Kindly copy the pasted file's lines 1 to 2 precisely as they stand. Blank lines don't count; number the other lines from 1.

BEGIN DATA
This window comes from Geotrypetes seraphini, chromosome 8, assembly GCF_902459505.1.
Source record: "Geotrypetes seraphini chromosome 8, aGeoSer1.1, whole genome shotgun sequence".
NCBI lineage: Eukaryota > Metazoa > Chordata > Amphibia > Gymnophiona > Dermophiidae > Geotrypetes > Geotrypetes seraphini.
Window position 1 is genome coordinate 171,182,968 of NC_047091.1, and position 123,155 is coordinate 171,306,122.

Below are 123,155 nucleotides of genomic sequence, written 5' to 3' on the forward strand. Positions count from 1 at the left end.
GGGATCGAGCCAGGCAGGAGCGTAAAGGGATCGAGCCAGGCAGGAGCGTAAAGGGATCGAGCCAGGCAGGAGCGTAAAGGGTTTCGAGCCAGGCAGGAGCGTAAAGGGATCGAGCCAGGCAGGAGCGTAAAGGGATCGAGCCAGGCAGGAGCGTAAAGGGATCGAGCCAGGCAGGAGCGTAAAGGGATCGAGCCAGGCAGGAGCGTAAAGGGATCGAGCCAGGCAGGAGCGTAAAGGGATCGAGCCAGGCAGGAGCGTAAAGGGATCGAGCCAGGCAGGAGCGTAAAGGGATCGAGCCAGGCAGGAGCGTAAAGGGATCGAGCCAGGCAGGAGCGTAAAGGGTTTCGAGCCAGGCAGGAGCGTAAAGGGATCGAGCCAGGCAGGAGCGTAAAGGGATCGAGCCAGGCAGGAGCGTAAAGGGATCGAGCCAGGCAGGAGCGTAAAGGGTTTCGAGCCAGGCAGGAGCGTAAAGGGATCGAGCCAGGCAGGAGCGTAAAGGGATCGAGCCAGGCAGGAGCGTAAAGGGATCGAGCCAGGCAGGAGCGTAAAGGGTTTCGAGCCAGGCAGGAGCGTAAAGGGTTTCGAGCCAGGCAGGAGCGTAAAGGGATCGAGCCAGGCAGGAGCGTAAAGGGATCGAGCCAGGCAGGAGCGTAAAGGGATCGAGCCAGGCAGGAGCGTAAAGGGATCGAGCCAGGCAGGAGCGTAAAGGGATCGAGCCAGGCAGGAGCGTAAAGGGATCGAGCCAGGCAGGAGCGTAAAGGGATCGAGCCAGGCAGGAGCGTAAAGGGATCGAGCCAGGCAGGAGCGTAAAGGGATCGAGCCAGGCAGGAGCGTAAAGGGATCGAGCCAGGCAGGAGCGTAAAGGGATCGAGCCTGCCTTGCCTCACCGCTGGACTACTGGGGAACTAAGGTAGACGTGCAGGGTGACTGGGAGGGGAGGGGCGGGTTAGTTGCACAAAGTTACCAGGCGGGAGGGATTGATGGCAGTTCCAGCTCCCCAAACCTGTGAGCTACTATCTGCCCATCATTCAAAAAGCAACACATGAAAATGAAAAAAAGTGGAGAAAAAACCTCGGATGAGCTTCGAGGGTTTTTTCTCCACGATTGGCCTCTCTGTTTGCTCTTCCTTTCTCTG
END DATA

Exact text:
This window comes from Geotrypetes seraphini, chromosome 8, assembly GCF_902459505.1.
Source record: "Geotrypetes seraphini chromosome 8, aGeoSer1.1, whole genome shotgun sequence".